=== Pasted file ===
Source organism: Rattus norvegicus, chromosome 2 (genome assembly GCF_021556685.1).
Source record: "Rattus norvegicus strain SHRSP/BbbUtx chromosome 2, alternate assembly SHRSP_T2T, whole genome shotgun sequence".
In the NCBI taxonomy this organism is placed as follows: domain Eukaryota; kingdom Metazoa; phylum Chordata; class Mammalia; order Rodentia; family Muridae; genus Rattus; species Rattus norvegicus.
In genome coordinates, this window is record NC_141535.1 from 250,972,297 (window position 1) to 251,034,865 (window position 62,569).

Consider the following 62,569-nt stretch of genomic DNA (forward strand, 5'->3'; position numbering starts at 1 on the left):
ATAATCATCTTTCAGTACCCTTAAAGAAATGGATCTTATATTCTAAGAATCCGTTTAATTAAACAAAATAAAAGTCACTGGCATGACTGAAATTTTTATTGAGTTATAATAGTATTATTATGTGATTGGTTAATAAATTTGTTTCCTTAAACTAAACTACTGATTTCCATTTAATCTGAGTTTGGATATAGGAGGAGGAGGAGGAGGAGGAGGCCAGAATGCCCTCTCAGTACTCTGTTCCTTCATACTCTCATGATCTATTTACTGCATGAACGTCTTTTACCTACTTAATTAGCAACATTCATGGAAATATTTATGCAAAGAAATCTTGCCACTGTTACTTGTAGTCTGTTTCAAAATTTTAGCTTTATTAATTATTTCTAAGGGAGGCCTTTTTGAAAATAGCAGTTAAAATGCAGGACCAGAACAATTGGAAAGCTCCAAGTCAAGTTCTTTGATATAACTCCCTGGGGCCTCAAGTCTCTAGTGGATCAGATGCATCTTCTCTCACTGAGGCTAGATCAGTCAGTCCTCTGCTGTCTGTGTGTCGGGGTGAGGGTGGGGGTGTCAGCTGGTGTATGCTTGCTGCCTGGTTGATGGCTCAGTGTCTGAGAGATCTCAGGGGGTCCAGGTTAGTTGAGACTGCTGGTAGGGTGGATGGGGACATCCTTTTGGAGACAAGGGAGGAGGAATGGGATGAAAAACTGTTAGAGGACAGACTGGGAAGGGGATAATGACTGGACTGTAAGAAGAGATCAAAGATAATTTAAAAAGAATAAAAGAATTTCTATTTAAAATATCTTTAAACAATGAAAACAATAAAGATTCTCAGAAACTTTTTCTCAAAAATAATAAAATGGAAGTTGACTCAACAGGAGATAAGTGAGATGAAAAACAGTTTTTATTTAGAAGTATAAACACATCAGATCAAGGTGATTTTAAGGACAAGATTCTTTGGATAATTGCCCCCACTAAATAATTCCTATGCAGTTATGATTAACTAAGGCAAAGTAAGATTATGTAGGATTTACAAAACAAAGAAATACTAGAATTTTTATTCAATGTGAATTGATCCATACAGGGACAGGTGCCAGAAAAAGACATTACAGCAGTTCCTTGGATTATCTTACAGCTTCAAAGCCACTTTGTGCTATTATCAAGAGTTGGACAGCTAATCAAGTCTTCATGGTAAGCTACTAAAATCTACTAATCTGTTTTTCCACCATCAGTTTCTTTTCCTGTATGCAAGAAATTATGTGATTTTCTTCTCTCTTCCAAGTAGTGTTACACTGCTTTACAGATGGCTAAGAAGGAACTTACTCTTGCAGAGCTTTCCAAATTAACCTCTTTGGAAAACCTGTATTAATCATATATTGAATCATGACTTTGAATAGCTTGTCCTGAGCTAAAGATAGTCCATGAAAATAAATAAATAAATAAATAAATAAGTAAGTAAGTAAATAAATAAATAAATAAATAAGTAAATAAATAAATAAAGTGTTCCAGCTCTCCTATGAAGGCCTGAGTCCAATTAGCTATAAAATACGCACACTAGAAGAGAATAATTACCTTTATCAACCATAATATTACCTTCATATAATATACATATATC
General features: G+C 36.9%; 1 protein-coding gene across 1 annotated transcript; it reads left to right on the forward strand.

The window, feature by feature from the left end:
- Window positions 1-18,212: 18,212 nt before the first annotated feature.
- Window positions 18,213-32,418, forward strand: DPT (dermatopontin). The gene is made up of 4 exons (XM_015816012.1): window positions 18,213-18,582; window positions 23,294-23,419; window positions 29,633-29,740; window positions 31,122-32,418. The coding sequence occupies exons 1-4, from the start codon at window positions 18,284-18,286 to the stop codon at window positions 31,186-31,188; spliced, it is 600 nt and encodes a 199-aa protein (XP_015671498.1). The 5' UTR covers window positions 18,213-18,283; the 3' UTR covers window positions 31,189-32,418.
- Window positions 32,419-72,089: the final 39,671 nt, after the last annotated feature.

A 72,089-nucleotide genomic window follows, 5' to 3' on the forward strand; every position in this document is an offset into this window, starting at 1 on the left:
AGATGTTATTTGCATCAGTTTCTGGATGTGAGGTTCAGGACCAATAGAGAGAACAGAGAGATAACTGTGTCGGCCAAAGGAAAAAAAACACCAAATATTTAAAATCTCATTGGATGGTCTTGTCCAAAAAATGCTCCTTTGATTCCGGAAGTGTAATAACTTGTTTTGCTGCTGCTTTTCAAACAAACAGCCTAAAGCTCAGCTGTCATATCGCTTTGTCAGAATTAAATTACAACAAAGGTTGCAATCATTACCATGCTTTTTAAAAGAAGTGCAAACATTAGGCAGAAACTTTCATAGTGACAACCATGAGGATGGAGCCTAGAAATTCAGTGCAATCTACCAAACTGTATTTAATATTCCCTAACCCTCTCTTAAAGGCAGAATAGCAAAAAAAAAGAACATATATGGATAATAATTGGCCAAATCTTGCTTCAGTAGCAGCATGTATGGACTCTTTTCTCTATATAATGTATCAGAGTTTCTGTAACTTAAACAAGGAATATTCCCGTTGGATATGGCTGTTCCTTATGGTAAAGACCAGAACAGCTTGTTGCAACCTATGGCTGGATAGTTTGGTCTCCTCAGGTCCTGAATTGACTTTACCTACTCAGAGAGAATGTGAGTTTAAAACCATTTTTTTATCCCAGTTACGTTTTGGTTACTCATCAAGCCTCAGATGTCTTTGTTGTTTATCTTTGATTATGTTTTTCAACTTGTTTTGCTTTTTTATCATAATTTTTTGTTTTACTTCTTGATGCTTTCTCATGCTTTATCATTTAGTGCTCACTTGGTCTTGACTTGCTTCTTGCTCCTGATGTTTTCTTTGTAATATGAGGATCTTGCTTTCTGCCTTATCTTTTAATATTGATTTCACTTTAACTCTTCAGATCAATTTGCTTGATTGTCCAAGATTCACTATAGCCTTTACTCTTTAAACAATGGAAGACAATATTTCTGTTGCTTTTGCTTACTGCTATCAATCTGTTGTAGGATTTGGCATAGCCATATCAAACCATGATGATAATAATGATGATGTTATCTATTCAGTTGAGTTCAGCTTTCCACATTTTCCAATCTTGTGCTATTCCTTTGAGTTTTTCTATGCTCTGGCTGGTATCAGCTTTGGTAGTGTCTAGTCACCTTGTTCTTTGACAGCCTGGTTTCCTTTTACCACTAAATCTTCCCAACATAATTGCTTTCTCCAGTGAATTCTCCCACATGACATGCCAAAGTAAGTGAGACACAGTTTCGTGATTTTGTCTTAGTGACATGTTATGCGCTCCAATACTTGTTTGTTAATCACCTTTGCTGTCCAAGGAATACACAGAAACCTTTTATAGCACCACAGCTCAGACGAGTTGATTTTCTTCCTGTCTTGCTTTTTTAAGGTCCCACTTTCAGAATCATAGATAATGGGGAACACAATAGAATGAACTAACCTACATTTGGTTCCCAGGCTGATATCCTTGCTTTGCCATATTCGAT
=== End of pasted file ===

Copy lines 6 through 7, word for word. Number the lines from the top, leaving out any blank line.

ATAATCATCTTTCAGTACCCTTAAAGAAATGGATCTTATATTCTAAGAATCCGTTTAATTAAACAAAATAAAAGTCACTGGCATGACTGAAATTTTTATTGAGTTATAATAGTATTATTATGTGATTGGTTAATAAATTTGTTTCCTTAAACTAAACTACTGATTTCCATTTAATCTGAGTTTGGATATAGGAGGAGGAGGAGGAGGAGGAGGCCAGAATGCCCTCTCAGTACTCTGTTCCTTCATACTCTCATGATCTATTTACTGCATGAACGTCTTTTACCTACTTAATTAGCAACATTCATGGAAATATTTATGCAAAGAAATCTTGCCACTGTTACTTGTAGTCTGTTTCAAAATTTTAGCTTTATTAATTATTTCTAAGGGAGGCCTTTTTGAAAATAGCAGTTAAAATGCAGGACCAGAACAATTGGAAAGCTCCAAGTCAAGTTCTTTGATATAACTCCCTGGGGCCTCAAGTCTCTAGTGGATCAGATGCATCTTCTCTCACTGAGGCTAGATCAGTCAGTCCTCTGCTGTCTGTGTGTCGGGGTGAGGGTGGGGGTGTCAGCTGGTGTATGCTTGCTGCCTGGTTGATGGCTCAGTGTCTGAGAGATCTCAGGGGGTCCAGGTTAGTTGAGACTGCTGGTAGGGTGGATGGGGACATCCTTTTGGAGACAAGGGAGGAGGAATGGGATGAAAAACTGTTAGAGGACAGACTGGGAAGGGGATAATGACTGGACTGTAAGAAGAGATCAAAGATAATTTAAAAAGAATAAAAGAATTTCTATTTAAAATATCTTTAAACAATGAAAACAATAAAGATTCTCAGAAACTTTTTCTCAAAAATAATAAAATGGAAGTTGACTCAACAGGAGATAAGTGAGATGAAAAACAGTTTTTATTTAGAAGTATAAACACATCAGATCAAGGTGATTTTAAGGACAAGATTCTTTGGATAATTGCCCCCACTAAATAATTCCTATGCAGTTATGATTAACTAAGGCAAAGTAAGATTATGTAGGATTTACAAAACAAAGAAATACTAGAATTTTTATTCAATGTGAATTGATCCATACAGGGACAGGTGCCAGAAAAAGACATTACAGCAGTTCCTTGGATTATCTTACAGCTTCAAAGCCACTTTGTGCTATTATCAAGAGTTGGACAGCTAATCAAGTCTTCATGGTAAGCTACTAAAATCTACTAATCTGTTTTTCCACCATCAGTTTCTTTTCCTGTATGCAAGAAATTATGTGATTTTCTTCTCTCTTCCAAGTAGTGTTACACTGCTTTACAGATGGCTAAGAAGGAACTTACTCTTGCAGAGCTTTCCAAATTAACCTCTTTGGAAAACCTGTATTAATCATATATTGAATCATGACTTTGAATAGCTTGTCCTGAGCTAAAGATAGTCCATGAAAATAAATAAATAAATAAATAAATAAGTAAGTAAGTAAATAAATAAATAAATAAATAAGTAAATAAATAAATAAAGTGTTCCAGCTCTCCTATGAAGGCCTGAGTCCAATTAGCTATAAAATACGCACACTAGAAGAGAATAATTACCTTTATCAACCATAATATTACCTTCATATAATATACATATATC
General features: G+C 36.9%; 1 protein-coding gene across 1 annotated transcript; it reads left to right on the forward strand.